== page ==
Gov’t urged to leave fuel supply to private sector
By Opio Jackson
The Chairman of Republican People’s Party (RPP) has rejected the call by the Minister of Finance Stephen Dhieu Dau for the elimination of fuel subsidies.
Last week on Thursday, Dau said the government’s fuel subsidies must be eliminated or reduced due to what he described as “killing the private sector and wasting public resources.”
In an exclusive interview on Sunday, Wol Madut Aluack Reec said it was “unwise statement” by the Finance Minister to demand for the fuel subsidies to be scraped off.
The politician challenged the government to surrender the business to the private sector if it sees that it was making losses in importing fuel.
He said despite lack of skills in leadership, there are some people in the country who wants to learn how to rule on people. “The government decided to take the responsibility of importing fuel without studying what impact it would have in the future.”
He said the failure of Nile Commercial Bank and Nile Commission was enough to teach the government that it is not capable to run any business saying the Nilepet will go the same way.
Reec said the decision by the government to get involved in fuel importation was not right as almost all the private sectors are vanishing in the country due to inadequate fuel supply.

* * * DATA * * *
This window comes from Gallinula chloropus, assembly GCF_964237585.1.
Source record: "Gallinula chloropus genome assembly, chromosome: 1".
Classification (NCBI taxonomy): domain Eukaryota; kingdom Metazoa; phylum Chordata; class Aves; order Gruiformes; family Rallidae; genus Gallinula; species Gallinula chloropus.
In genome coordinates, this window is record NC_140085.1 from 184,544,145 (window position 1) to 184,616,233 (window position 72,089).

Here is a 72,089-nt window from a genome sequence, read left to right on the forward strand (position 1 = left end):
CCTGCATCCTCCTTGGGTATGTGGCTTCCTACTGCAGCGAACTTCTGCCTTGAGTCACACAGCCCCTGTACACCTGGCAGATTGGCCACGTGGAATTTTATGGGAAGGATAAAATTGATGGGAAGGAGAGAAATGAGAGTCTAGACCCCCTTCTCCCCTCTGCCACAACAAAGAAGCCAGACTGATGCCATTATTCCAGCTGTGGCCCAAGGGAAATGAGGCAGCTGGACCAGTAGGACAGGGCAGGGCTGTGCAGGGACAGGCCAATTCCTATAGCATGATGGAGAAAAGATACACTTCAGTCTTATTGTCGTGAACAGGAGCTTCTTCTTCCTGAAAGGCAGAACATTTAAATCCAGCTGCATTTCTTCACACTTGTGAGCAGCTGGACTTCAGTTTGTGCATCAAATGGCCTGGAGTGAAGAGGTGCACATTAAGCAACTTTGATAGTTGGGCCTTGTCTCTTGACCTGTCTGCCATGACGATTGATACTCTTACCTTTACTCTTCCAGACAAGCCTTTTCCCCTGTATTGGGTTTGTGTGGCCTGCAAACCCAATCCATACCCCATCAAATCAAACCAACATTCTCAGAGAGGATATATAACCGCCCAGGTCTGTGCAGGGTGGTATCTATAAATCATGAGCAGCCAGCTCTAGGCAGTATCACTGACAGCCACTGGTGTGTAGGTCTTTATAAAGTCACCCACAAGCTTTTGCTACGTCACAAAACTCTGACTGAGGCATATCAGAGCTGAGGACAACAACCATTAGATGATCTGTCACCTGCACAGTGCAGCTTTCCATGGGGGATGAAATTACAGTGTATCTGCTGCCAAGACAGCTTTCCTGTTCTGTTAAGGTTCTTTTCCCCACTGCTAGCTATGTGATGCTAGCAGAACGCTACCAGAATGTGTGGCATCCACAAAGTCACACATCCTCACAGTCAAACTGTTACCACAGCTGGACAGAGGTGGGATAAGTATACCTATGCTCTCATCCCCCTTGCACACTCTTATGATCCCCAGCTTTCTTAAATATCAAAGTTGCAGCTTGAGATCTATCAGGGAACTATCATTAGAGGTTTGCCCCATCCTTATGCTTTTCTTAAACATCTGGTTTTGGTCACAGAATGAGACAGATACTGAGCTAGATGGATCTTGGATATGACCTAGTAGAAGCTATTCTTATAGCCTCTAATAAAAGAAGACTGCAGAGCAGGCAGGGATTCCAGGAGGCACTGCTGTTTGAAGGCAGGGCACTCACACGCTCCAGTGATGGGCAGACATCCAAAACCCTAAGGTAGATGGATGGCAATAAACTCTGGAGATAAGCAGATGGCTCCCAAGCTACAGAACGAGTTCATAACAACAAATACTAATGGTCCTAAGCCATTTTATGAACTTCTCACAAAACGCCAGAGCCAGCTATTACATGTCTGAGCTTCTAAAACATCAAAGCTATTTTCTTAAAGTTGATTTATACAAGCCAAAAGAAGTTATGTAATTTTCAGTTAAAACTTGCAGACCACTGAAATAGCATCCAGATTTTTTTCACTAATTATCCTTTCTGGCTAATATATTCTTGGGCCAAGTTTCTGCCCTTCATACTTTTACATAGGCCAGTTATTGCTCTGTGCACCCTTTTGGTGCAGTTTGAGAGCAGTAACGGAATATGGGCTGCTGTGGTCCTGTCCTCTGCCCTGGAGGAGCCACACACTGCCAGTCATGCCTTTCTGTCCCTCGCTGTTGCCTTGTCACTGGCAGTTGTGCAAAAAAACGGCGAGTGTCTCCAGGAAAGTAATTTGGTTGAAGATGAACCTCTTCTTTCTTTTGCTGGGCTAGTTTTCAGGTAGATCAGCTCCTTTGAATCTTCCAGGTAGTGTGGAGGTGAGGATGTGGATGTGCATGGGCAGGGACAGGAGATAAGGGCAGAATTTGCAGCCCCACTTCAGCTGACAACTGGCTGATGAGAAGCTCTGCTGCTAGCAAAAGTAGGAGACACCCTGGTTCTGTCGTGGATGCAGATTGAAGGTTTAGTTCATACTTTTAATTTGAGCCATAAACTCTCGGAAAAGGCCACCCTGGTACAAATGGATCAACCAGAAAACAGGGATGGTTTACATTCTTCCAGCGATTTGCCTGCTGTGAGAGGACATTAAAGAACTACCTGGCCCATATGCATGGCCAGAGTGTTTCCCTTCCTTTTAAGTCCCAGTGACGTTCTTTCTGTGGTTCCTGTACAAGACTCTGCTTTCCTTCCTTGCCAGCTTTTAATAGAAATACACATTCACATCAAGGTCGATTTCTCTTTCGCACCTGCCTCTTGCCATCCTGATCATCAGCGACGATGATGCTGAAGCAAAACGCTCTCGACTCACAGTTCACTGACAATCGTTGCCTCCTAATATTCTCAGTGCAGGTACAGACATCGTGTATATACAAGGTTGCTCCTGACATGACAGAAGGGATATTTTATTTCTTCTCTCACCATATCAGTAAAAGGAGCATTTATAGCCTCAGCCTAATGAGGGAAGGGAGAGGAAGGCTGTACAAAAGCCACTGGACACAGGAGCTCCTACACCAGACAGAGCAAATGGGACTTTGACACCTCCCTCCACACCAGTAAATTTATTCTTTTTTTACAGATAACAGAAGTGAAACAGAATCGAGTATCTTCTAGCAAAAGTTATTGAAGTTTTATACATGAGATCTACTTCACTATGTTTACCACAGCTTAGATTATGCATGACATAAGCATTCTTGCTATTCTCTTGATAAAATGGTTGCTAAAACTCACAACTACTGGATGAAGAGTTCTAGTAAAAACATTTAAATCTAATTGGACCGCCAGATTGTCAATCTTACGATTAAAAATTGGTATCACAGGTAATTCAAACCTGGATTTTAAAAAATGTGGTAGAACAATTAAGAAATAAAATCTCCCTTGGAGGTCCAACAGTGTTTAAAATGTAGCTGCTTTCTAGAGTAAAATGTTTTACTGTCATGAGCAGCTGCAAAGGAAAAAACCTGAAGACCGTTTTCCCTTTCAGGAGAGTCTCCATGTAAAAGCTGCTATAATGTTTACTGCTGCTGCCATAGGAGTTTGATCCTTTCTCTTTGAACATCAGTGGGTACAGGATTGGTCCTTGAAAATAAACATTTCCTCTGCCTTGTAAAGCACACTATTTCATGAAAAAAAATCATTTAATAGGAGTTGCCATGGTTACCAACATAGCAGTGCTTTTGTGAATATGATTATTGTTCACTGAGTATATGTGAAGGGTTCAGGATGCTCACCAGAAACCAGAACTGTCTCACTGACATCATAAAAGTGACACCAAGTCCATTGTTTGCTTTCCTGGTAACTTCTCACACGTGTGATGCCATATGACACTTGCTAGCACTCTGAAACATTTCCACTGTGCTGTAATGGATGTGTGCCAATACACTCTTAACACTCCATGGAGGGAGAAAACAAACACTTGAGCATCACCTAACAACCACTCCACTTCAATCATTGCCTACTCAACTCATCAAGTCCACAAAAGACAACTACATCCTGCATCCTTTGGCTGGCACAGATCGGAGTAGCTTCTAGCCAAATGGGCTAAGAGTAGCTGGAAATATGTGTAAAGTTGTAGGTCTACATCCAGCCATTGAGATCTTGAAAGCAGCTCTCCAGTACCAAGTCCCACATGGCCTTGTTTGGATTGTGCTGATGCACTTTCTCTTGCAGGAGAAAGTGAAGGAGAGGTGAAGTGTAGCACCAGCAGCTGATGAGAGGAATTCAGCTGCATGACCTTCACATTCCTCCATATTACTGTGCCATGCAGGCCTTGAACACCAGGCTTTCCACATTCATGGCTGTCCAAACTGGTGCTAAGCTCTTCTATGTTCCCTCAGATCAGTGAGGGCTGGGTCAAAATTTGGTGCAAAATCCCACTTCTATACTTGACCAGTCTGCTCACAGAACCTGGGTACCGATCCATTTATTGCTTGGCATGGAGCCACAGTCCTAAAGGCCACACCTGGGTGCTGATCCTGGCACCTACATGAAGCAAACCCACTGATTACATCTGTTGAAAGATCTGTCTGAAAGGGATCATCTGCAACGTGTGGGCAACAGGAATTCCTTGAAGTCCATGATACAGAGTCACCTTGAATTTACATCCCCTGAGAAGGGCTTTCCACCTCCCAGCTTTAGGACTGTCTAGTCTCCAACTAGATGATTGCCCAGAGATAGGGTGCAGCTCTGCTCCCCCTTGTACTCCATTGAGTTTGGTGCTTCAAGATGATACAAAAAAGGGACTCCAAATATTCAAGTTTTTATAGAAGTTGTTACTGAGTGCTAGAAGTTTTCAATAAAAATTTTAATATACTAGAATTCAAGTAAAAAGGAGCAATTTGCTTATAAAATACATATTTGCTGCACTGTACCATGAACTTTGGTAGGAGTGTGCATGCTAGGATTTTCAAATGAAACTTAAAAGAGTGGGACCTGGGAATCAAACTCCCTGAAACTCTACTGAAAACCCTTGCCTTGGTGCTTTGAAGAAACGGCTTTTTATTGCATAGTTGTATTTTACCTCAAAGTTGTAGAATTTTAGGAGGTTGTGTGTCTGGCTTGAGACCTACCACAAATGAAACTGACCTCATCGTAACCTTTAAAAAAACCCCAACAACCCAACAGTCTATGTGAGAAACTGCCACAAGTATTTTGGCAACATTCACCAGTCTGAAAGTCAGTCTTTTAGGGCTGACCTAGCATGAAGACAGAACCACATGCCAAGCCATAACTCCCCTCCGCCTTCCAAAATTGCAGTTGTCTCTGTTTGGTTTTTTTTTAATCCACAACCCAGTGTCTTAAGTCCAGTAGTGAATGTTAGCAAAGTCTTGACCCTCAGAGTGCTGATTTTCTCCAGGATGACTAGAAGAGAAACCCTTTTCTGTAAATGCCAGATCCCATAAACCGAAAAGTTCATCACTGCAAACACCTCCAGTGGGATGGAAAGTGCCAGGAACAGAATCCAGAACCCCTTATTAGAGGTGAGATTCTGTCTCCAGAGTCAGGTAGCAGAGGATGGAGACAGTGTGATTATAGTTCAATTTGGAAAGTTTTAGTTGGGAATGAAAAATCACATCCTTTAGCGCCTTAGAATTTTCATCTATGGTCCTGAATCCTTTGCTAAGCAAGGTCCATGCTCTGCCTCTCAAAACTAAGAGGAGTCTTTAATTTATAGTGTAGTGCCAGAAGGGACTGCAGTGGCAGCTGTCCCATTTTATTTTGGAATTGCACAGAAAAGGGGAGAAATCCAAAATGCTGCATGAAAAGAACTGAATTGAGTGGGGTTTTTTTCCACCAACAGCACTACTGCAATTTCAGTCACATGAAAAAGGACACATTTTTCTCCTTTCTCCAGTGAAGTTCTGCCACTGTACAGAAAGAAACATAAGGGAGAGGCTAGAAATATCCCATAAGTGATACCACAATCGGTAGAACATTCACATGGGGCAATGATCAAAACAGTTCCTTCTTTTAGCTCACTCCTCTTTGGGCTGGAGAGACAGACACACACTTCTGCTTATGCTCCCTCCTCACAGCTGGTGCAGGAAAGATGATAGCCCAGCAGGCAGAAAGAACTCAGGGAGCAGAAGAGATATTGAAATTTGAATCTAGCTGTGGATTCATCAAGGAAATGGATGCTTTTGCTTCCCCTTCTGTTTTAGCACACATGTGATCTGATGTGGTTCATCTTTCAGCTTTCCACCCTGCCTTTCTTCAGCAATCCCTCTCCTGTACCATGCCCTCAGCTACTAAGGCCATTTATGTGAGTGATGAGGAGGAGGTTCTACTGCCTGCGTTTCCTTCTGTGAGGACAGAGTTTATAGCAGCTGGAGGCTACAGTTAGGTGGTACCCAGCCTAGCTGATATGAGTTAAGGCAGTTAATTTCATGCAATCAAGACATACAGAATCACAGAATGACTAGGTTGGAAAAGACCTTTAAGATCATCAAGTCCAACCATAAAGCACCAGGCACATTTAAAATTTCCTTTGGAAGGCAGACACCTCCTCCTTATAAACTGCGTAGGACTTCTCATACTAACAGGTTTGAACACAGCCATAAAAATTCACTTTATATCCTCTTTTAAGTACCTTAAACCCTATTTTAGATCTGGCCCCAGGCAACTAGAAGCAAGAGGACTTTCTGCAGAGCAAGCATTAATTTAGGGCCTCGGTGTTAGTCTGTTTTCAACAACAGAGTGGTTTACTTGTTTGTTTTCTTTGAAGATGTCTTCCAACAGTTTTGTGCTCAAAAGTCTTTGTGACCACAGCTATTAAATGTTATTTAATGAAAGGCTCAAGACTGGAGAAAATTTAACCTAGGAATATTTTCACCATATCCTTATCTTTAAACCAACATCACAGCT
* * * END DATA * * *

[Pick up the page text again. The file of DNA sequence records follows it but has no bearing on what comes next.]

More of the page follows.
Reec reiterated that before there was petroleum stations association that was doing very well, though it was getting only two million US dollars per month for fuel supply from the government compared to the 0ne hundred and eighty-three million US dollars that is currently being given to the Nilepet.
“There is nowhere in the world where the government would want to act as a public and private sector at the same time,” he said.
“The responsibility of the government is to provide services to the citizens, but not to make profit. So the government has realized that it is making no profits and now it wants to eliminate fuel subsidies,” Reec said.
He also cautioned if the government goes ahead to eliminate the fuel subsidies the situation would be worse than before as it will result to skyrocketing prices in the market including public transport fares.
Earlier, the parliament turned down the proposal by the executive to scrap off fuel subsidies to save money for the inflating budget gap.